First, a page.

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Opportunities to address early life adversity and trauma expand when providers across service sectors work together.
Educators, healthcare providers, lawyers, parents, volunteers, and homeless shelter workers, to name a few, all play vital roles in the effort to prevent and reduce ACEs and their harmful consequences. Such agents of change, linking together with a common agenda, can collectively harness their diverse knowledge and skills to build more resilient communities that help people live healthier, more productive lives.
It takes a whole community to build community capacity for ACE Response.
Community capacity building is a term used to describe the process by which members of a community come together to identify and develop their community's inherent strengths in order to respond to complex social problems like ACEs.
Service agencies often have the leverage and resources to become powerhouses of community capacity building for ACE Response. Agencies can make an even greater impact when they engage in cross-sector collaboration, pooling available resources to improve service access and care for community members who need help.
Through the power of collaboration, agencies break down organizational silos while still retaining their autonomy. This creates the potential to mobilize organizational growth while also supporting community capacity building as agency leaders across sectors share information and foster key relationships around shared goals.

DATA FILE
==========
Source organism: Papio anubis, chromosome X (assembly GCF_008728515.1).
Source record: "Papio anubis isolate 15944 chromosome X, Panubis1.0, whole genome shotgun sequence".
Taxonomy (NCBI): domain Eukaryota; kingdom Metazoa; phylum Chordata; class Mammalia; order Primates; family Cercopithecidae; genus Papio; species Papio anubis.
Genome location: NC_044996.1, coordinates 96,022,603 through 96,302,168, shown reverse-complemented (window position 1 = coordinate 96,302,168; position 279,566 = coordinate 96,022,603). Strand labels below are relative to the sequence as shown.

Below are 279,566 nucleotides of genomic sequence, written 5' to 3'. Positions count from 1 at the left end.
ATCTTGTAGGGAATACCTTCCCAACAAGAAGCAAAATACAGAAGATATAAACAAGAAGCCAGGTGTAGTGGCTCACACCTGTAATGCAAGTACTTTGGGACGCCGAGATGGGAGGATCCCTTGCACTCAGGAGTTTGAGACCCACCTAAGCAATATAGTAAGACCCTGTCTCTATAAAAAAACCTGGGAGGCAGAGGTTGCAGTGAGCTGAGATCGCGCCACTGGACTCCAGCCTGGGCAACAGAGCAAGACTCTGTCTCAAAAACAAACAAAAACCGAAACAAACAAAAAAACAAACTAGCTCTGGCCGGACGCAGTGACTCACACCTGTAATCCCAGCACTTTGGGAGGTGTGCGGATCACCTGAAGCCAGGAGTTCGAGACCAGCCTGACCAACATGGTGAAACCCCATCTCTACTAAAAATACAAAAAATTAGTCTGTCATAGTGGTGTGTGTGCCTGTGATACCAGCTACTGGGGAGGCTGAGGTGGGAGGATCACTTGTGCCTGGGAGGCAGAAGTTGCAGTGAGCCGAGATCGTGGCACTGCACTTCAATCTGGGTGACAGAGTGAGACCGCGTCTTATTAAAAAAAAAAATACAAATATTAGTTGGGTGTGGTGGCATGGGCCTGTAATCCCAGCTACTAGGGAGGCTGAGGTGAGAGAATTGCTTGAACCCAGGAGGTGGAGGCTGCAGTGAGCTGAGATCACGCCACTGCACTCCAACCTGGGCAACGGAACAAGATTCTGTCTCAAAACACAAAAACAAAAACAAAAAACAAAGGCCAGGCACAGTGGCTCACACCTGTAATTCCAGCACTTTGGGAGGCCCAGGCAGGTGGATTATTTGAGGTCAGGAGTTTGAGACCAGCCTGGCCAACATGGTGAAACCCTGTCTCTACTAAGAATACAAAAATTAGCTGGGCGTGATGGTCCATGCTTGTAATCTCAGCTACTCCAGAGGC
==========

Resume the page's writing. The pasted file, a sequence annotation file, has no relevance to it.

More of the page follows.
The Philadelphia ACE Task Force (PATF) is a thriving network of over 100 individuals coming together from various disciplines to plan and build a trauma-informed city from the ground up.
Interdisciplinary collaboration set in motion by the Washington State Family Policy Council contributed to the reduction of ACEs in Washington State. Click here to read an article published in the Journal of Prevention and Intervention in the Community, which summarizes the Family Policy Council's important findings.
If you're planning on building a cross-sector coalition or looking to strengthen existing partnerships, click here for a list of practical tools developed by the Prevention Institute to guide cross-sector collaboration.
All members of a community (not just the professionals) have a part in the collaborative process.
Agency leaders are well-positioned to empower people in the areas they serve, including current or former service recipients, to join in the community capacity-building process for a more powerful ACE Response.
- Get things started in your community. Try this "recipe" containing 9 steps for community resilience building out of the Community Resilience Cookbook.